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Eight figurative painters explore friends, family and self in ‘A Place for Me’ at ICA

Susan Saccoccia

A recipient of NEA Arts Journalism fellowships in dance, theater and music, Susan reviews visual and performing arts in the U.S. and overseas.

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Eight figurative painters explore friends, family and self in ‘A Place for Me’ at ICA
David Antonio Cruz, “canyoustaywithmetonight_causeyouarehere,youarehere,andweareherewithyou,” 2021. Oil and latex on wood panels, Courtesy the artist and Monique Meloche Gallery, Chicago. © David Antonio Cruz

“A Place for Me: Figurative Painting Now,” on view through September 5 at the Institute of Contemporary Art/Boston, presents 40 works by eight contemporary artists, four men and four women. Most are individuals of color or self-described as queer. 

Organized by Ruth Erickson, ICA curator, with Anni Pullagura, curatorial assistant, the exhibition shows portraiture as a potent and revealing medium of self-affirmation. Rendering themselves and loved ones as subjects, these artists create works that make their daily lives worthy subjects of fine art.

The painting that opens the exhibition has a parrot-rich palette and, like many on view, an expressive title. “canyoustaywithmetonightcauseyouarehere,youarehere,andweareherewithyou”  (2021), is a portrait of nine friends by David Antonio Cruz, 48, a Boston based painter and a professor of painting and drawing at the School of the Museum of Fine Arts. His painting spreads over two panels, as if to ward off self containment and extend its congenial tangle of humanity to include the viewer. Each friend is rendered with vivid individuality, and each gazes directly at the viewer.

Louis Fratino, “My Meal,” 2019 Oil on canvas, 43 × 47 inches (109.2 × 119.4 cm). Collection of Deborah and James Kern. Image courtesy Sikkema Jenkins & Co., New York. © Louis Fratino

The youngest artist in the group, Brooklyn-based Louis Fratino, 29, describes his interest in rendering “something as simple as doing the dishes, or being in love with someone, or feeling close to your family.” His “My Meal” (2019) is a self-portrait through objects of daily life strewn around his table. Its exuberant mate, “Large Flowers” (2021) renders a bouquet bursting with the pleasures of floral colors, shapes, and textures. The artist shows his nose pressed into a flower.

Doron Langberg, 37, from Israel, and Ambera Wellmann, 40, from Nova Scotia, are both based in New York, and here they fill a gallery with their semi-abstract, occasionally turbulent, red-streaked paintings. Aubrey Levinthal, 36, of Philadelphia, presents several delicate, introspective self portraits.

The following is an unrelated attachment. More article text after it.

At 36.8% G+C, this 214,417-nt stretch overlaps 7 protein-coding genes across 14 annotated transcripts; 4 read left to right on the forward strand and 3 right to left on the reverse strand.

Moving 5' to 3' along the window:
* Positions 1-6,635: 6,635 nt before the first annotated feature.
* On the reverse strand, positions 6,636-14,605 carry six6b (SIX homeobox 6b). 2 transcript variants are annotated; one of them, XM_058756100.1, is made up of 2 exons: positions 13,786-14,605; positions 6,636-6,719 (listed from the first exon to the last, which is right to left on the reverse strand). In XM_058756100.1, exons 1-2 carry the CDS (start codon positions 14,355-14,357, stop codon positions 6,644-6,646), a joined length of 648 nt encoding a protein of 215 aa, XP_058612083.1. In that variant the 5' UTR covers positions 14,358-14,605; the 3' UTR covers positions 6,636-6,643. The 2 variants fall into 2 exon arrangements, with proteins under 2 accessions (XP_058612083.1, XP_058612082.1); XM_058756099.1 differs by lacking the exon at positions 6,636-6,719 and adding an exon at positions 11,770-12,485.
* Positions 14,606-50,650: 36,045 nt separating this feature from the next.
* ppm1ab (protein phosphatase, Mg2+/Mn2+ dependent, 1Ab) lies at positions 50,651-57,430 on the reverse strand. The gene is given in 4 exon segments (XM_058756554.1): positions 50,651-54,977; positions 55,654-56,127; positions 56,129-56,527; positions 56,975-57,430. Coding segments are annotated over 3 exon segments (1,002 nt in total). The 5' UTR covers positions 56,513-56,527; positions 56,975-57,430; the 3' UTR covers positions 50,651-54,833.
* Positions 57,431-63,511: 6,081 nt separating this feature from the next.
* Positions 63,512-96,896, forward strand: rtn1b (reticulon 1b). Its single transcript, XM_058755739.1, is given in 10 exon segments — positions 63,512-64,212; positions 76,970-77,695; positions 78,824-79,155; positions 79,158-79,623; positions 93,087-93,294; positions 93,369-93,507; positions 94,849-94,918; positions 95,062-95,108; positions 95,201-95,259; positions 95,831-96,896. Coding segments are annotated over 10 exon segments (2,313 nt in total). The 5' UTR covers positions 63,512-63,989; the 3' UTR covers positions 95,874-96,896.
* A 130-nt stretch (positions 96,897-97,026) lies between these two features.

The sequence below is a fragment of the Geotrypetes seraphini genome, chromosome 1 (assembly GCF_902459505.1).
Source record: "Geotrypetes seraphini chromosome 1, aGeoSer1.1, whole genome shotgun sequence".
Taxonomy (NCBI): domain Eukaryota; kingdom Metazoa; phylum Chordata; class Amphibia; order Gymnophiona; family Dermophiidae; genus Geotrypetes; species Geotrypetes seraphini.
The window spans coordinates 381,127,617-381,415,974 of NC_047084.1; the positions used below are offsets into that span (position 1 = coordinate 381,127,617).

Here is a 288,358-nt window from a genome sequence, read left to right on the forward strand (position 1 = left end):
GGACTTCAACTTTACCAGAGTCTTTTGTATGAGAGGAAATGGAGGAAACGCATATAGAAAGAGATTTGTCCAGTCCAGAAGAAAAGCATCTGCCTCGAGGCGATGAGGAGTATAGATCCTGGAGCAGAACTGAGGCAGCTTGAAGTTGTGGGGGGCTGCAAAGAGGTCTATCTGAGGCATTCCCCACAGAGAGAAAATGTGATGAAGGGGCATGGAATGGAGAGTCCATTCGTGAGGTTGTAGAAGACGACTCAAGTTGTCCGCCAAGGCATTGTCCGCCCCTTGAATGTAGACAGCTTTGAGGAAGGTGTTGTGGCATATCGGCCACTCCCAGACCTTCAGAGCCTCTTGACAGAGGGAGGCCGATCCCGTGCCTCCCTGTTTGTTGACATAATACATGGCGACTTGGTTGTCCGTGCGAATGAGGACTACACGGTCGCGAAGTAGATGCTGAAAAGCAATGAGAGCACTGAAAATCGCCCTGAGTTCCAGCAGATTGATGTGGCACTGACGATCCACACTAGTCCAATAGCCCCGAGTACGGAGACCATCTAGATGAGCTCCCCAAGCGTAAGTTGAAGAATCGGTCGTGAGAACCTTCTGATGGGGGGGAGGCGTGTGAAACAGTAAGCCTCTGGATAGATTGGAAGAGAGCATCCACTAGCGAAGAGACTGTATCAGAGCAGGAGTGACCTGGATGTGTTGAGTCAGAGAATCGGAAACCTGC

Detroit-based Gisela McDaniel, 37, describes herself as a “diasporic, Indigenous” trauma survivor. Her wall-size assemblage portrays a friend in a red dress posing with utter self possession on a divan, surrounded by flowers and plants that seem to bloom for her. McDaniel adorns the painting with objects formerly owned by her friend, a deejay and musician, including glittering beads and a broken cello. A recorded conversation plays from a bouquet of shells and glass flowers.

Arcmanoro Niles, “I Look Just Like My Mama With My Father’s Eyes (Can Time Heal The Guilty),” 2021. Oil, acrylic, and glitter on canvas, Promised gift of Fotene
Demoulas and Tom Coté. Image courtesy the artist and Lehmann Maupin, New York, Hong Kong, Seoul, and London. © Arcmanoro Niles. PHOTO: ELISABETH BERNSTEIN

A cooler mood prevails in the lyrical, humorous works of RISD graduate Celeste Rapone, 37, who teaches at the School of the Arts Institute of Chicago. With an illustrative style that favors sculpted curves and lines, she renders each painting with a dominant hue, such as lavender or rose, and populates these highly structured images with elongated female figures accented with autobiographical and pop culture cues.

New York-based Arcmanoro Niles, 33, is an old soul. He strives to depict “Little moments that give us a glimpse into what life feels like.” His ample layers of glitter do not detract from the gravitas of his portraits but instead endow his subjects with translucence. “I Look Just Like My Mama With My Father’s Eyes (Can Time Heal The Guilty)” (2021) is a life-size portrait of himself in his kitchen. Rendered in the same red tones is a tender 2020 closeup of a mature woman, perhaps his mother, with the title, “The Hardest Part Was Leaving Love Behind.”

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